The ability of these “first-generation” stents to improve both short-term procedural and long-term outcome thus represents a major breakthrough in percutaneous coronary revascularization. However, these initial devices have significant mechanical limitations (e.g., excessive rigidity, articulation gaps, nonuniform expansion). A number of second-generation stents have therefore been proposed, whose geometry can simultaneously impart both enhanced flexibility (to facilitate delivery) and excellent radial strength once expanded (to provide uniform scaffolding throughout the stented segment) . One such second-generation device is the ACS (Advanced Cardiovascular Systems) MultiLink stent. Before commencement of a large, multicenter, randomized trial comparing this new stent with the approved Palmaz-Schatz coronary stent, an open-label pilot study was performed at three U.S. sites to evaluate the safety, feasibility and optimal deployment technique for the MultiLink stent as assessed by quantitative coronary angiography and serial intravascular ultrasound (IVUS). This report describes that initial U.S. experience.
1.1 The ACS MultiLink Stent
The MultiLink stent is constructed from a stainless-steel cylinder that is laser-etched into a pattern of repeating, nonoverlapping loops connected by interposed bridges (Fig. 1). All stents deployed in this study were 15 mm in length and were mounted on either a 3.0-mm or 3.5-mm delivery balloon, covered by a retractable 5F sheath.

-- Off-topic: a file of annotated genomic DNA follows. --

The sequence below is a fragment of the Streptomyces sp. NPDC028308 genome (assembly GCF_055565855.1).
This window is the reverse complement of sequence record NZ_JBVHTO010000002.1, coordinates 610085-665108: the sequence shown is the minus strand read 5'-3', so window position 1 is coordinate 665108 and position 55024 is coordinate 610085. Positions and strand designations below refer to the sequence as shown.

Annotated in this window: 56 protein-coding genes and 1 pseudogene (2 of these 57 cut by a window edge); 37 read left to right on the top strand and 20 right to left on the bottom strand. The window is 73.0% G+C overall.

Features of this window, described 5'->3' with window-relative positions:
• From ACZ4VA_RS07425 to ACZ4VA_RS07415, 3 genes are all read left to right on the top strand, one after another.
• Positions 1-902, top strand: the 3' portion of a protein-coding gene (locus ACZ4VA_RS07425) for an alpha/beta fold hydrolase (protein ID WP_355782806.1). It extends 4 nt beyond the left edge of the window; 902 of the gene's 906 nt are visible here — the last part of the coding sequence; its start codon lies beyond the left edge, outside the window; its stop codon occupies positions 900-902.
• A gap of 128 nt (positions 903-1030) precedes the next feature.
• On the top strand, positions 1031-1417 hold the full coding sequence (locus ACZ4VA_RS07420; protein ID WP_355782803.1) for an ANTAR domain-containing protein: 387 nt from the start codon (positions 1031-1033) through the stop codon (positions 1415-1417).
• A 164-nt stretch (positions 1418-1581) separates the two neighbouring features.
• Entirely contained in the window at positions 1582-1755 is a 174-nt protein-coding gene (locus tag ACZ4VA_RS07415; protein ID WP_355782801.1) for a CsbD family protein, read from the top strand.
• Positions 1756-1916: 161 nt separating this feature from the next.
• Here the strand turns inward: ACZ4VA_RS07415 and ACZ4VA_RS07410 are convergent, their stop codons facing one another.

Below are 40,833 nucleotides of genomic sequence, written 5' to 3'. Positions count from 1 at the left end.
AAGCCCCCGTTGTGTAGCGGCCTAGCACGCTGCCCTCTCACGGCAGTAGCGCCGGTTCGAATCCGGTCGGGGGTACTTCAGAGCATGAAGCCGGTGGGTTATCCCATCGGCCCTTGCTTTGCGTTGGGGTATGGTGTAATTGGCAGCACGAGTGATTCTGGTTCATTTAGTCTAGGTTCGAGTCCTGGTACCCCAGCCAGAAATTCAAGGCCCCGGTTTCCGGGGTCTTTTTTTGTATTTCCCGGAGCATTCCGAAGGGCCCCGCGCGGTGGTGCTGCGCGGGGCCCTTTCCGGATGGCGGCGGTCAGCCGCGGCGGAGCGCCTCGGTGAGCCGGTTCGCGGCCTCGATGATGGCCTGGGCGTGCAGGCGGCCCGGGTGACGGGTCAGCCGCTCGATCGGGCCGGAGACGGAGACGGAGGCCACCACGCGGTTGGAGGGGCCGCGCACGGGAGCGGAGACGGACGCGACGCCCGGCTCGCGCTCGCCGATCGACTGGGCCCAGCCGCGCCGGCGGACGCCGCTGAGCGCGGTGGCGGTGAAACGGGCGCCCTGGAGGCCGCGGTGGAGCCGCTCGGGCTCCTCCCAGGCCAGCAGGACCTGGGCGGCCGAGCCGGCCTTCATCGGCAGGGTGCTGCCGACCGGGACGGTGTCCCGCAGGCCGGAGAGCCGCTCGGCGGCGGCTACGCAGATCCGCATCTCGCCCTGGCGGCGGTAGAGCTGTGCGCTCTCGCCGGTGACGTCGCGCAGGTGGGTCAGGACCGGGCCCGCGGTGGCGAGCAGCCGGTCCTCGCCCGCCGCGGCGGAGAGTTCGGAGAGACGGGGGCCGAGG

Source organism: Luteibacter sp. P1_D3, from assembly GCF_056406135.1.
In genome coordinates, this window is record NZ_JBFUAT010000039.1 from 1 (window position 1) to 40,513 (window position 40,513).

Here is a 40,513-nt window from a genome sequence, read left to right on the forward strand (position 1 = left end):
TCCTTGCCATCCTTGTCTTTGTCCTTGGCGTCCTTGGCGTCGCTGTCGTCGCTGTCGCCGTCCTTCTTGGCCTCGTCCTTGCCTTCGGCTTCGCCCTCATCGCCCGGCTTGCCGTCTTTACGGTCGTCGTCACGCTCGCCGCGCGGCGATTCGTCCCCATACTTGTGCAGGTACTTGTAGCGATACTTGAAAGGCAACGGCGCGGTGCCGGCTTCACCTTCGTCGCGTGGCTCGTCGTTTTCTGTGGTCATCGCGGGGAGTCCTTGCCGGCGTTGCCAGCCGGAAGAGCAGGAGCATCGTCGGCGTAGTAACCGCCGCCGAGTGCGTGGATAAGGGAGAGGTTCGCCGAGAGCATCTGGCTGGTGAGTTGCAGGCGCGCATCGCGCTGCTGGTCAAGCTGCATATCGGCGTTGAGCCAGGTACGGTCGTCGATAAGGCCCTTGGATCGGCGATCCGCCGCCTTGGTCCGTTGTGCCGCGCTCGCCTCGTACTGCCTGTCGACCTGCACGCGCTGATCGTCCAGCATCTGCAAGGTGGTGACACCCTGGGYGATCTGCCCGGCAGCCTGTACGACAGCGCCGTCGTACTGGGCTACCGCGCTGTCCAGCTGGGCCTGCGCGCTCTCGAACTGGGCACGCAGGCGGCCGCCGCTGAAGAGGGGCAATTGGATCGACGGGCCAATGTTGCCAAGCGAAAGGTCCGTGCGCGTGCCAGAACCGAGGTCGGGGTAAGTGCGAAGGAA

1.2 Study Patients
Forty-nine consecutively treated patients were enrolled at three centers (Beth Israel Hospital, Boston; St. Vincent’s Hospital, Indianapolis; and the University of Alabama at Birmingham) under an Investigational Device Exemption from the FDA. The investigational protocol was approved by the respective Institutional Review Boards. Each patient had angina or objective evidence of myocardial ischemia, or both, as well as a single (<12 mm) primary or previously treated lesion in a native coronary artery whose reference diameter was between 3.0 and 3.5 mm. Patients with a recent myocardial infarction (within 5 days) or a contraindication to aspirin or anticoagulation were excluded from the study.
1.3 Stent Procedure
Baseline angiography was performed after the administration of 150 μg of intracoronary nitroglycerin. After predilation with a conventional angioplasty balloon, the ACS MultiLink coronary stent was delivered to the target lesion over a 0.014-in. (0.035-cm) exchange length guide wire. The delivery sheath was withdrawn and appropriate stent position was reconfirmed by angiography. The stent delivery balloon was inflated to 8 atm for 30 s. After removal of the delivery system and administration of 150 μg of intracoronary nitroglycerin, angiography was repeated and IVUS imaging was performed using a 2.9F or 3.2F UltraCross Catheter (CardioVascular Imaging Systems). Balloon inflation was then performed to 12 atm within the stent using a noncompliant balloon (balloon/artery ratio 1:1.1). After repeat angiography and IVUS, the same noncompliant balloon was inflated to 16 atm within the stent. Angiography and IVUS were then repeated. The protocol prohibited postdilation with a balloon whose nominal size was >3.5 mm.